The Federal Reserve is wrong to focus on low measures of consumer-price inflation because such indexes are distorted by the method used to calculate rents, said Allan Meltzer, a historian of the central bank.
“Inflation is a problem in the U.S.” Meltzer, a professor at Carnegie Mellon University in Pittsburgh, said today in an interview on Bloomberg Television’s “Street Smart.”
“The reason the Fed gets away with saying we don’t have much inflation and the core is really low is because” the indexes look at “what people would have to pay in rent if they rented their house,” Meltzer said, referring to a component of the index known as owners’ equivalent rent. “But that’s not a price, like the price they pay at the gas pump, the grocery store, at the health clinic.”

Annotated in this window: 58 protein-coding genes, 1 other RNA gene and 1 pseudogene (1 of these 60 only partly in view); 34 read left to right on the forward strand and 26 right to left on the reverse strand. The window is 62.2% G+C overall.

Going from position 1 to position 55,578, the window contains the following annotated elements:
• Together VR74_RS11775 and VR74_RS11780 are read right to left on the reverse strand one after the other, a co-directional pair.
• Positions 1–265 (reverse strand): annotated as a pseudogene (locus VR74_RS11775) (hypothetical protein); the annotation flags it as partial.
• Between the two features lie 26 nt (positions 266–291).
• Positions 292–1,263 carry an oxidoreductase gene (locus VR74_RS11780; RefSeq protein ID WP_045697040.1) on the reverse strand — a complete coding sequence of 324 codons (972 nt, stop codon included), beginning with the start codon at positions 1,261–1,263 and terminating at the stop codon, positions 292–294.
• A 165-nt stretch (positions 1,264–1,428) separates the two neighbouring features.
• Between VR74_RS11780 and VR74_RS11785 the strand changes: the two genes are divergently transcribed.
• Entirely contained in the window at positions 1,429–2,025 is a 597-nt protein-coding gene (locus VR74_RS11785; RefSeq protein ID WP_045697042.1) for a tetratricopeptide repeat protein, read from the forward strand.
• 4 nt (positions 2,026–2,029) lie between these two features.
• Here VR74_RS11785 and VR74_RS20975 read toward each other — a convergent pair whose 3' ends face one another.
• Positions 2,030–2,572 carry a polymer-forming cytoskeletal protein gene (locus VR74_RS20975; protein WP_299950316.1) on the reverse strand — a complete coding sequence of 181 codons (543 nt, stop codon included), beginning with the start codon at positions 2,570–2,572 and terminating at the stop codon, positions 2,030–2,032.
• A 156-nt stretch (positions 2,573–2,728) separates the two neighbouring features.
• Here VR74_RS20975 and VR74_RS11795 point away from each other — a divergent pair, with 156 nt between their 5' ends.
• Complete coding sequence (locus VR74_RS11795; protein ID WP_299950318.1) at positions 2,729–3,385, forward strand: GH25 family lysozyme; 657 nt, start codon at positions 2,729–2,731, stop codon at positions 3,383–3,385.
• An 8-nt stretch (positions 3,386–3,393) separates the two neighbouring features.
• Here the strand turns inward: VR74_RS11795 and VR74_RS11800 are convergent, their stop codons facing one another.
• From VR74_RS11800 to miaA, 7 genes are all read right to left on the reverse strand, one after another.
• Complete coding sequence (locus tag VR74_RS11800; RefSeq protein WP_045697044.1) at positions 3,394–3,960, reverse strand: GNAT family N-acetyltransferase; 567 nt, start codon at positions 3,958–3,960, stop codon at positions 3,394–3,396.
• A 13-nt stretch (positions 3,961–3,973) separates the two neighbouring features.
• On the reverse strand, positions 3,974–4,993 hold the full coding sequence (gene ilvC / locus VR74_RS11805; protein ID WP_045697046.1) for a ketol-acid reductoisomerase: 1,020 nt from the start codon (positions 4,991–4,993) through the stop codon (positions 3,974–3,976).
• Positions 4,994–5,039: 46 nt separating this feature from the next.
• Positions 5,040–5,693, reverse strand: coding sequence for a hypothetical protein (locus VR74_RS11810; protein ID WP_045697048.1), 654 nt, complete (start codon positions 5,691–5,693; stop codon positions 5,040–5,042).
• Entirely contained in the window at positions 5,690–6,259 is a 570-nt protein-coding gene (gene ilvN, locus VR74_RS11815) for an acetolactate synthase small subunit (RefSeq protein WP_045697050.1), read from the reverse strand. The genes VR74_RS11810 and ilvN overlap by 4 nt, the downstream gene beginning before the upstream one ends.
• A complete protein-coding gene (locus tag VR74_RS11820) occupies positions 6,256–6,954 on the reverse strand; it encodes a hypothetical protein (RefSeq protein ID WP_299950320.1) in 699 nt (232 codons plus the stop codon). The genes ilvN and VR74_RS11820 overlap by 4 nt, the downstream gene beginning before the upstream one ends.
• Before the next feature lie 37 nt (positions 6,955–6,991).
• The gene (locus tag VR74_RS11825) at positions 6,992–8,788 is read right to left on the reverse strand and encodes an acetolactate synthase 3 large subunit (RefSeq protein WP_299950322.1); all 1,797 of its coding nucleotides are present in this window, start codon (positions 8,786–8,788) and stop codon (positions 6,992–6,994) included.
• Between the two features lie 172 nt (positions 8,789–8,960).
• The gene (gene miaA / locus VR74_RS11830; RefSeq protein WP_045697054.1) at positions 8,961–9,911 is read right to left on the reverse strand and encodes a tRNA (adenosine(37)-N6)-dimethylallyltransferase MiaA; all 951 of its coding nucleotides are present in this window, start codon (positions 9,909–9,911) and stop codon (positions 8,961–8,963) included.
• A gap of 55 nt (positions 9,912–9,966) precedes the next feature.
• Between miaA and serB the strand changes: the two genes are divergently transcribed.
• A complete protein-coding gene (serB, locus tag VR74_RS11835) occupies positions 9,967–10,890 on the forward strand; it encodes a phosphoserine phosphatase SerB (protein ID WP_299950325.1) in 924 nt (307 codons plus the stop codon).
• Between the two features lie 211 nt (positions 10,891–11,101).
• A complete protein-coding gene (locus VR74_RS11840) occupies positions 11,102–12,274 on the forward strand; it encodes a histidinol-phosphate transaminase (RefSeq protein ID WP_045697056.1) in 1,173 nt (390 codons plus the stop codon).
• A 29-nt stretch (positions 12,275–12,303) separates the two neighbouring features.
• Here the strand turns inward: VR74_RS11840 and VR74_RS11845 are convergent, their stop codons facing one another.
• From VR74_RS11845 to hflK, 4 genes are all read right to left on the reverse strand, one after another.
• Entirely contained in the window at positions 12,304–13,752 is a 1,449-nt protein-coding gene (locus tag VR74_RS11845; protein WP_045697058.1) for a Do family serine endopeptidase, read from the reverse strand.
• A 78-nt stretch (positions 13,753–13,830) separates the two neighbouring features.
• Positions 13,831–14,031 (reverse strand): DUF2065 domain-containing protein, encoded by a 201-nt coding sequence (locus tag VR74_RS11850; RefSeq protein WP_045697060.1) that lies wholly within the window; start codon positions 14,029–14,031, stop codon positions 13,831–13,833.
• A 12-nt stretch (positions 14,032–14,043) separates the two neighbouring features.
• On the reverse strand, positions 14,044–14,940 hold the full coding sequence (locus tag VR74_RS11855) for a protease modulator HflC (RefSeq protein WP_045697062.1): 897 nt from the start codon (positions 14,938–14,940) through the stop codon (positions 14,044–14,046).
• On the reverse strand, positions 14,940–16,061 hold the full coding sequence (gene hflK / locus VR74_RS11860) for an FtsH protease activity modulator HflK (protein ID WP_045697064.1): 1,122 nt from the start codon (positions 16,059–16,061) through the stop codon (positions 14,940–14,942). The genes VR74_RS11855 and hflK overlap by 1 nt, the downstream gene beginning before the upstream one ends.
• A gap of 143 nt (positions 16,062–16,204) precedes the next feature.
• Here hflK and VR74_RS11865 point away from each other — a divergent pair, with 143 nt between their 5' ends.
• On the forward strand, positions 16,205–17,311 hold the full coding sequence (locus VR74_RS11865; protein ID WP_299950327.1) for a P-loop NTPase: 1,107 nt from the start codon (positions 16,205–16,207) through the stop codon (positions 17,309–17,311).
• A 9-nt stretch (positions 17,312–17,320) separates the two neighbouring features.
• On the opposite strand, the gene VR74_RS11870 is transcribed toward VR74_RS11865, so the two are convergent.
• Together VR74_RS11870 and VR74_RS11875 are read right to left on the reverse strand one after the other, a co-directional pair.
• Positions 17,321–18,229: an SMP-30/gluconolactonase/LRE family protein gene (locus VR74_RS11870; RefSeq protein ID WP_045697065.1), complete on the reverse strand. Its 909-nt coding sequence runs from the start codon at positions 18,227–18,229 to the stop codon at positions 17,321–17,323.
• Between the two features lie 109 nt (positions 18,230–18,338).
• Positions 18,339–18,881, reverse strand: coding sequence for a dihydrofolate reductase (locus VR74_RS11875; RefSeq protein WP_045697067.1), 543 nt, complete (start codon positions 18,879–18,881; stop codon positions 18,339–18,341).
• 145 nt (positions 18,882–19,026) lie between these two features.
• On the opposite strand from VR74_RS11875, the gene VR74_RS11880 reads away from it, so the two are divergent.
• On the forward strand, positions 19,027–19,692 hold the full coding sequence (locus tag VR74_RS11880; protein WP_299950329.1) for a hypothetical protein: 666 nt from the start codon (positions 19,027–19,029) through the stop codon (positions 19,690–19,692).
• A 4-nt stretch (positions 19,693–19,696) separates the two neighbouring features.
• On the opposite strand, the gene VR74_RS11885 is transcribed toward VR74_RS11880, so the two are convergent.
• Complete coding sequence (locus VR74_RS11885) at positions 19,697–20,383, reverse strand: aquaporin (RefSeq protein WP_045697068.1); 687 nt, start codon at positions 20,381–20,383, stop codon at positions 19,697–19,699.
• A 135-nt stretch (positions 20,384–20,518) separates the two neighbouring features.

Meltzer said the Fed lacks a strategy to reduce its balance sheet, which rose to $2.63 trillion last week as it pumped money into the financial system to boost the economy.
“The Fed doesn’t have a program, that’s the problem,” Meltzer said. “When it talks about how it’s going to handle the inflation it mumbles something about selling six-month CDs to money-market funds and it experiments with that, but that’s not going to do the job and they should know it’s not going to do the job.”
To contact the reporter on this story: Joshua Zumbrun in Washington at email@example.com
To contact the editor responsible for this story: Christopher Wellisz at firstname.lastname@example.org